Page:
This case study is grounded in the theory I presented in A3 in a domestic space. While I considered those earlier formations to be a form of visual meditation, the interventions in the public space take on a dynamic course of action akin to street art. The process requires a “fluid mobility” that embraces “…site specificity as a nomadic practice.” (Kwon, 1997, p.100).
This is a brief example of how shadowgram/formations is “performed” in the public space and the levels of photographic tasks that are undertaken to complete a case study.
Step one is to identify a point of interest and to mark out the space of an A4 sheet of paper. This I do with a scale card and outline with chalk.
I then capture this space in black and white ensuring there is both a reference point in the image (i.e. the floor tile line) while keeping sufficient resolution for the print. In post I double check for perspective distortion and crop the image to A4 dimensions (210x297mm) thus creating a 1:1 scale rendering.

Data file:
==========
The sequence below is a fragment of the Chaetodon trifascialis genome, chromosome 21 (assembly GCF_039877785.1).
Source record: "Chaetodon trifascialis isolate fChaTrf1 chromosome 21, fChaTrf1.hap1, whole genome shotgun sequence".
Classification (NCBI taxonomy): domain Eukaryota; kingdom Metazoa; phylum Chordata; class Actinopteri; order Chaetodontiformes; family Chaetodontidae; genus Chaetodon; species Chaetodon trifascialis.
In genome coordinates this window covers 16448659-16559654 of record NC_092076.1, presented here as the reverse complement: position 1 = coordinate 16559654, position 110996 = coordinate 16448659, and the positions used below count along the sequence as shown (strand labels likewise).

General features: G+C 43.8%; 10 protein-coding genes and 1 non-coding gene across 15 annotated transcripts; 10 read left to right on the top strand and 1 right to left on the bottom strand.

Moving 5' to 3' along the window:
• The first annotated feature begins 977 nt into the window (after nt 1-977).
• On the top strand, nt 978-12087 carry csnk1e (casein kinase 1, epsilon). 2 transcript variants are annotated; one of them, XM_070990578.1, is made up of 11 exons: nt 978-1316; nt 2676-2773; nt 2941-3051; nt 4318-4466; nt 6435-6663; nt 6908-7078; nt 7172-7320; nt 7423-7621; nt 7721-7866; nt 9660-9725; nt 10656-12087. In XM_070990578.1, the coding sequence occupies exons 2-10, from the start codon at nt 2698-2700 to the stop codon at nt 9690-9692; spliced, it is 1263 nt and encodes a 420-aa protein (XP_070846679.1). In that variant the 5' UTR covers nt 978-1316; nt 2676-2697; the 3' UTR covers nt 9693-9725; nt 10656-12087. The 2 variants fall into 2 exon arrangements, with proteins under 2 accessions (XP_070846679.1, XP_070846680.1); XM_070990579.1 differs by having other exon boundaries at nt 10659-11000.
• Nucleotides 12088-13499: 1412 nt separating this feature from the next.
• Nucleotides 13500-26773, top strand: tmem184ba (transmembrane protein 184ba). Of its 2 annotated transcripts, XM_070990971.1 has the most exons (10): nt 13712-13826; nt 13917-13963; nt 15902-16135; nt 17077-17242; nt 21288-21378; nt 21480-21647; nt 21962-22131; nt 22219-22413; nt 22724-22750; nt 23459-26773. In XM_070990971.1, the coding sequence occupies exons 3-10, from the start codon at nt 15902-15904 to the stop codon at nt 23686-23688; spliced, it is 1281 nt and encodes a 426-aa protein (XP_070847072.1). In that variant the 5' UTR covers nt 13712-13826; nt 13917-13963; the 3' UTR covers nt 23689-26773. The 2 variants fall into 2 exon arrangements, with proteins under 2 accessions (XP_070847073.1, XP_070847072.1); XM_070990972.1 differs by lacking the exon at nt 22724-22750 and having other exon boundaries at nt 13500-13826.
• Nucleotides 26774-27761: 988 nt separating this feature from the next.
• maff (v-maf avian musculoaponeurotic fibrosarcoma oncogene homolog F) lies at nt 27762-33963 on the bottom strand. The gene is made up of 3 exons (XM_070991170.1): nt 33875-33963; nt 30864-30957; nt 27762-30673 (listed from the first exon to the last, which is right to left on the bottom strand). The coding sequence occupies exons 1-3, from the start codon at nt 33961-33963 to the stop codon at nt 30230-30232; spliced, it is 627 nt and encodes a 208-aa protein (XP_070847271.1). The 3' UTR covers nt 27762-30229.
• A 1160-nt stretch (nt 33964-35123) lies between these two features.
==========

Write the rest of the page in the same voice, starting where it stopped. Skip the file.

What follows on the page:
After printing the edited file I install the print back at the place of capture using double sided tape.
I authenticate the installation by handwriting the date and time of the original shadowgram capture on the print.
Finally I photograph the finished example, including the object that created the shadow abstract. I return at different times of day, documenting the continued presence of the intervention so I can select from a number of viewpoints for my own publication. I can then leave further interpretations open to the viewer as they encounter the piece.
In my next post I will reflect on how this process has succeeded and what I have had to reconsider, along with unforeseen circumstances that can interfere with working in the public realm.
Kwon, M (1997) ‘One Place after Another: Notes on Site Specificity’. In: October, Vol.80(1), pp 85-110